Association for Career & Technical Education (ACTE) CareerTech VISION 2017 Conference

December 6–9, 2017
Nashville, Tennessee
Booth 535

Best Practices

Building a Culture of Employee Safety

The central Louisiana-based Gilchrist Construction Company faced sky-high turnover (nearly 100%), creating issues with employee safety and productivity. As a contractor specializing in heavy highway and industrial work, improving safety was a No. 1 priority.

Gilchrist turned to WorkKeys Assessments and the NCRC. In 2011, Gilchrist started testing job applicants while ACT-authorized job profilers determined the skill benchmarks needed to perform two key positions—heavy truck drivers and transportation dispatchers. Gilchrist uses the NCRC to identify trainees for specific training programs.

Gilchrist saw significant gains from using the WorkKeys and the NCRC:

  • 75% of new hires were retained after the first year
  • 59% reduction in safety incidents
  • Significant return on investment when factoring shorter training time and expenditures

Product Spotlight

ACT WorkKeys Assessments Refresh

ACT strives to keep the WorkKeys Assessments system relevant to the requirements of today’s jobs, which is why the system has undergone a significant refresh in 2017.

Among the changes and updates to the WorkKeys system this year:

  • Assessments have been updated to ensure ongoing relevance and alignment to the changing skill requirements of today’s jobs.
  • Assessments are being delivered on a modernized delivery platform that offers stability, security, and a better user experience.
  • The updated ACT WorkKeys National Career Readiness Certificate can now be downloaded as a PDF and more easily shared with employers.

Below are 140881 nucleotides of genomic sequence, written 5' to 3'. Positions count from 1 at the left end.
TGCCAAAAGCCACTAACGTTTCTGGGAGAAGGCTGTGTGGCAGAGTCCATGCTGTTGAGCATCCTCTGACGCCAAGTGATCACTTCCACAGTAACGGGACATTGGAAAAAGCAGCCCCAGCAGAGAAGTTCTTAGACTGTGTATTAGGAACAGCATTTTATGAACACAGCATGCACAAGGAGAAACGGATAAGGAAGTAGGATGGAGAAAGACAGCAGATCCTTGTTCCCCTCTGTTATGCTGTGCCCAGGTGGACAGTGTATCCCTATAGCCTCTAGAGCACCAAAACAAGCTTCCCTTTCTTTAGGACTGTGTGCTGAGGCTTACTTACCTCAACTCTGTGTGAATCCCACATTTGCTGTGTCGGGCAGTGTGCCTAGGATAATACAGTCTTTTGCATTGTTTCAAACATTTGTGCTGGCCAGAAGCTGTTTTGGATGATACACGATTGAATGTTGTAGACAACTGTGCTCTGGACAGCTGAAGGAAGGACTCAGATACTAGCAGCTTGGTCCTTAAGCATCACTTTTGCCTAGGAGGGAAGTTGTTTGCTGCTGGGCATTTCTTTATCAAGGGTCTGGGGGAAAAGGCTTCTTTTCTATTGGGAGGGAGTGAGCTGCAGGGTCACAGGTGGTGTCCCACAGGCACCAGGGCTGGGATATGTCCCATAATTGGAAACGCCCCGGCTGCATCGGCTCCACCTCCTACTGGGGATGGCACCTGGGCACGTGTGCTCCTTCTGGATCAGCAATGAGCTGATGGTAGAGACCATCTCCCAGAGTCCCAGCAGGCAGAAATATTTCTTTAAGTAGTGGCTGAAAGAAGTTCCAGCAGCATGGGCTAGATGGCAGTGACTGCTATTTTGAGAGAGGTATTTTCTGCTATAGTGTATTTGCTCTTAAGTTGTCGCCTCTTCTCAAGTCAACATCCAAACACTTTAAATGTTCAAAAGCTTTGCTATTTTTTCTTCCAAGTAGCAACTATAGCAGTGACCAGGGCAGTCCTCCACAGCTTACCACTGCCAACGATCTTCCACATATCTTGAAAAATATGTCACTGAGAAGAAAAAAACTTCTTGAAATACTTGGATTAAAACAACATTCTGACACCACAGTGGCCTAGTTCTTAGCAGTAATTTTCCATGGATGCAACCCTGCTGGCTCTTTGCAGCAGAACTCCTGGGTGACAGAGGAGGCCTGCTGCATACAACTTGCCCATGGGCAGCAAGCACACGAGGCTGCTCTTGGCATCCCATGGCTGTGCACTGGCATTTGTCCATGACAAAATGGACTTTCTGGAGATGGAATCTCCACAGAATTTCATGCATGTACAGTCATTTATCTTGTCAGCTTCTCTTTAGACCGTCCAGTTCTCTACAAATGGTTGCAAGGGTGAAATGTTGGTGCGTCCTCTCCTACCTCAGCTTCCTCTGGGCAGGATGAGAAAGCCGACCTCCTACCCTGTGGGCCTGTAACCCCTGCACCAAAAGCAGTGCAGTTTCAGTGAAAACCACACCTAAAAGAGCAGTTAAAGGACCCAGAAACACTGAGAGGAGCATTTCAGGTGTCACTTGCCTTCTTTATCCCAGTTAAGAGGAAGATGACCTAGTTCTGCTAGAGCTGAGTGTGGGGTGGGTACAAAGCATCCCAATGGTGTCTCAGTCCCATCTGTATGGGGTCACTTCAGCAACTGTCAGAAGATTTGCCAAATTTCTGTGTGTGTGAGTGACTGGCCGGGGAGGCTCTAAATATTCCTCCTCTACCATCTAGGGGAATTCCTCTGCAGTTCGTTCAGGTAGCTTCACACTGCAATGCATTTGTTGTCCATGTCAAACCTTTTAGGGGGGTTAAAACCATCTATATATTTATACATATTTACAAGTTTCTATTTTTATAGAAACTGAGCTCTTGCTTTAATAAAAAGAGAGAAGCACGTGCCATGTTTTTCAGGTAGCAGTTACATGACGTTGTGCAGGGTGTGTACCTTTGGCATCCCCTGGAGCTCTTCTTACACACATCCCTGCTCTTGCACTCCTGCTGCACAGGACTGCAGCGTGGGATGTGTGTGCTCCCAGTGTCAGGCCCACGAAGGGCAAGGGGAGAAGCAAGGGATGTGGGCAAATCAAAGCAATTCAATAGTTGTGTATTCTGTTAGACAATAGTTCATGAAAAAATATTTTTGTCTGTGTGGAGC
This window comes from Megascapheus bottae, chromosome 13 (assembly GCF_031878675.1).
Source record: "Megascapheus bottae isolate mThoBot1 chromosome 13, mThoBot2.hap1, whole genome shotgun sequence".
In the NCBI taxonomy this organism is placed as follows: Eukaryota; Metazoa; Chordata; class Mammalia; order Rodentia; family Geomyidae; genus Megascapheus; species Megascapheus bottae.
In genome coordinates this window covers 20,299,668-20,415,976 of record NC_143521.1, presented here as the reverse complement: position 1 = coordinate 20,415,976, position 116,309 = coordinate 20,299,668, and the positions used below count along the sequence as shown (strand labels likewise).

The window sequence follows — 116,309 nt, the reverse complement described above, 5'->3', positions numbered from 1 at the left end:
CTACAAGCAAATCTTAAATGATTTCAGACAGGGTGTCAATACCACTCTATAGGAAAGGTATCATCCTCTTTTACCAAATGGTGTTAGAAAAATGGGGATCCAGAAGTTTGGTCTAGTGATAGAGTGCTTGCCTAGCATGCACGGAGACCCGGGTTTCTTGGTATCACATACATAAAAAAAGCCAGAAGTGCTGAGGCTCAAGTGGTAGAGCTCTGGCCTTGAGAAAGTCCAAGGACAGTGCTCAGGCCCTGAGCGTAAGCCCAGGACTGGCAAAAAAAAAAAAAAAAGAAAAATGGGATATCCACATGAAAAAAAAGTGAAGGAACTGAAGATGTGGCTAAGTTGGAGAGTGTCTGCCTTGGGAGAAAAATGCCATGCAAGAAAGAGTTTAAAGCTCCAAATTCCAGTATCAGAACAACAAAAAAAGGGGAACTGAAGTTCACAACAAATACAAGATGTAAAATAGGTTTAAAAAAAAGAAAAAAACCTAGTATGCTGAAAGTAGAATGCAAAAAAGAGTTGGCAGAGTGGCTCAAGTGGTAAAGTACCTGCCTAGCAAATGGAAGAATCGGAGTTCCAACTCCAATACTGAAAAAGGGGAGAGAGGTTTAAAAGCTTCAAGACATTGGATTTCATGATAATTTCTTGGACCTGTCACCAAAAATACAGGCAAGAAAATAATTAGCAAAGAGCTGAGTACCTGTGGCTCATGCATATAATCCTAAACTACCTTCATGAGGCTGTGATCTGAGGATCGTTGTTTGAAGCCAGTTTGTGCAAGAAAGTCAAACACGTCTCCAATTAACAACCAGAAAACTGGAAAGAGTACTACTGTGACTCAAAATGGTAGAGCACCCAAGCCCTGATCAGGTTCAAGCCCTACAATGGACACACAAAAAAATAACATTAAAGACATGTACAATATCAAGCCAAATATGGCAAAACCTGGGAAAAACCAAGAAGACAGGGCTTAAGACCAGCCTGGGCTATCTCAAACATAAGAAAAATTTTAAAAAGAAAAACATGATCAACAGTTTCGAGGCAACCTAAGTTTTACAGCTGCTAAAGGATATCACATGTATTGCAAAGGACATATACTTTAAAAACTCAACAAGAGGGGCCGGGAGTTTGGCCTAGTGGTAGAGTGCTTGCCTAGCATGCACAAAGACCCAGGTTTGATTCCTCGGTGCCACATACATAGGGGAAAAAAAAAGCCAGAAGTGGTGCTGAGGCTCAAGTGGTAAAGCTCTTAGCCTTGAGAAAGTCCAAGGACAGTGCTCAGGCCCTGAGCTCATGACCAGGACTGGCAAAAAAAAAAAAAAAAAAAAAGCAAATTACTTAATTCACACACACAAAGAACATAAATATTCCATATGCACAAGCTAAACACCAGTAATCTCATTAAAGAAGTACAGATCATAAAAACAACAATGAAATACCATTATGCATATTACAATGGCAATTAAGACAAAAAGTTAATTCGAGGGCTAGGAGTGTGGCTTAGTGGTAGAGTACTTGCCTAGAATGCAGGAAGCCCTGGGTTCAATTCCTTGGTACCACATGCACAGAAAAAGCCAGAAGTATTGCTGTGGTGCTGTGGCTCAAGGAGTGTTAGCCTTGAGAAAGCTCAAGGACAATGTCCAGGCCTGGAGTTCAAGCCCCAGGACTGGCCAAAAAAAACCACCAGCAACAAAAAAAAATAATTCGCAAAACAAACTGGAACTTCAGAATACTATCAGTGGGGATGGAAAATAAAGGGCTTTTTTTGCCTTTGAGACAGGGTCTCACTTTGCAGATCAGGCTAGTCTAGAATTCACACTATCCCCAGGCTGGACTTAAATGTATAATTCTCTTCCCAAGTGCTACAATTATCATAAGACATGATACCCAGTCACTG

The philosophy behind WorkKeys, however, remains the same: a focus on broadly relevant career skills, job skill certification, and complementing career curricula.

Best Practices

Building a Culture of Employee Safety

The central Louisiana-based Gilchrist Construction Company faced sky-high turnover (nearly 100%), creating issues with employee safety and productivity. As a contractor specializing in heavy highway and industrial work, improving safety was a No. 1 priority.

Gilchrist turned to WorkKeys Assessments and the NCRC. In 2011, Gilchrist started testing job applicants while ACT-authorized job profilers determined the skill benchmarks needed to perform two key positions—heavy truck drivers and transportation dispatchers. Gilchrist uses the NCRC to identify trainees for specific training programs.

Gilchrist saw significant gains from using the WorkKeys and the NCRC:

  • 75% of new hires were retained after the first year
  • 59% reduction in safety incidents
  • Significant return on investment when factoring shorter training time and expenditures